Excessive heat on your food processing facilities can lead to detrimental consequences if left unmanaged. You would be taking the risk of damaging and unnecessarily wasting product, exposing your employees to the risks of heat stress and reducing their productivity - but more likely is the fact that you will be experiencing significant energy over-usage resulting in unnecessary cost burden on production.
In this blog, we look at the available options on the market that you should be considering when designing and building food manufacturing facilities that will enable you to reduce your energy usage and carbon emissions, while at the same time improving air quality and lowering the risks of airborne contaminants and temperature extremes.
Why manage heat gain?
According to a report in achieving operational excellence in food and beverage manufacturing by the Aberdeen Group, the main concerns of food manufacturers is reducing their costs, as margins are very tight. From material and labour costs to packaging and shipping, the expenses seem endless.
One of the biggest expenses for any business are its energy costs and with the use of heavy machinery in food processing and expensive AC systems, that cost can grow exponentially. In reality, 50% of the electricity consumed is for process cooling and refrigeration.
Not only this, but F-Gas Regulations 517/2014 are applying even more pressures and costs to companies that are using old air conditioning and chiller system using refrigerant gases, which are under the government phase out plans. F-gases, such as the R404a and R507 have already seen an extraordinary increase of 62% last year due to the reduction of import and tightening of the regulations. These prices would only continue rising during the rapid phase out, causing serious concerns within the industry of a full blown refrigerant crisis due to the lack of information on what to do next.
Putting cost aside, temperature control is vital within food manufacturing in order to comply with your obligations under the Food Hygiene Regulations 2006, which place responsibility on you as a duty holder to manage and eliminate the risks of the reproduction of pathogenic microorganisms or the formation of toxins, which can be supported by poor air quality.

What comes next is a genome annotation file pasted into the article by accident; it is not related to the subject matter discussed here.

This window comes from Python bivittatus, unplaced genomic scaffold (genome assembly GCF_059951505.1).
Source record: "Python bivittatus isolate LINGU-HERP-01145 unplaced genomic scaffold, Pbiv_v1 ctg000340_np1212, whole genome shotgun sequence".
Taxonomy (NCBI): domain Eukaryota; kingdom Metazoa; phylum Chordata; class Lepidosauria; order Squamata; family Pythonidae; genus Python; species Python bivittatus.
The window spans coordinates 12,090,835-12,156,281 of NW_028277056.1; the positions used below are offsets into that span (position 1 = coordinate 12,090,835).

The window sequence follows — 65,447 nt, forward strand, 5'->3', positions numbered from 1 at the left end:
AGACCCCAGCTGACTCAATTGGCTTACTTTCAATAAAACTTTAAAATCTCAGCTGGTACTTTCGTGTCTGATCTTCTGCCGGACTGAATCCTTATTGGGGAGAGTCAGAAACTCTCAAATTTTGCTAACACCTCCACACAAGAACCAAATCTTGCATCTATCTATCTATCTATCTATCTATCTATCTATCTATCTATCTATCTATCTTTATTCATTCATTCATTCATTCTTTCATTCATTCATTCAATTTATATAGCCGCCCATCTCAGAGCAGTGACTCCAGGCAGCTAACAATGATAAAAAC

And while a business can’t exist without money, let’s not forget about those people behind the scene that make the magic happen, your employees. Providing a comfortable work environment for your staff will not only help you be compliant with your obligations under the Health & Safety at Work Act 1974 and reduce the risks of heat stress, but also increase their productivity.
Research lead by the Helsinki University of Technology and The Lawrence Berkeley National Laboratory revealed an average of 2% decrement in work performance per degree ℃ temperature rise when the temperature is above 25℃. High temperatures not only affect productivity, but also increase the chances of accidents and incidents, which directly places you in breach of your duties to provide an acceptable work environment for your employees.
How to manage heat gain efficiently, while reducing costs?
If anyone tells you that heat gain management is as easy as installing ventilation and an air conditioning unit on site, do not believe them. The process is not and should never be that straightforward. What you would want is a synchronised and symbiotic building, each part of which communicates with each together and works together to achieve the necessary temperatures that will ensure the safety of your product and comfort of your employees, while delivering low energy usage with as little as carbon footprint as possible.
When initially designing and specifying the facility any of the following factors are incredibly important to consider as each one plays small, but significant role in the retention of and protection against heat:
- Glazing and insulation of the building (both walls and roof)
- Use of solar shading
- Building footprint - narrow footprints allow for passive cooling and heating, and prevent deep floor plans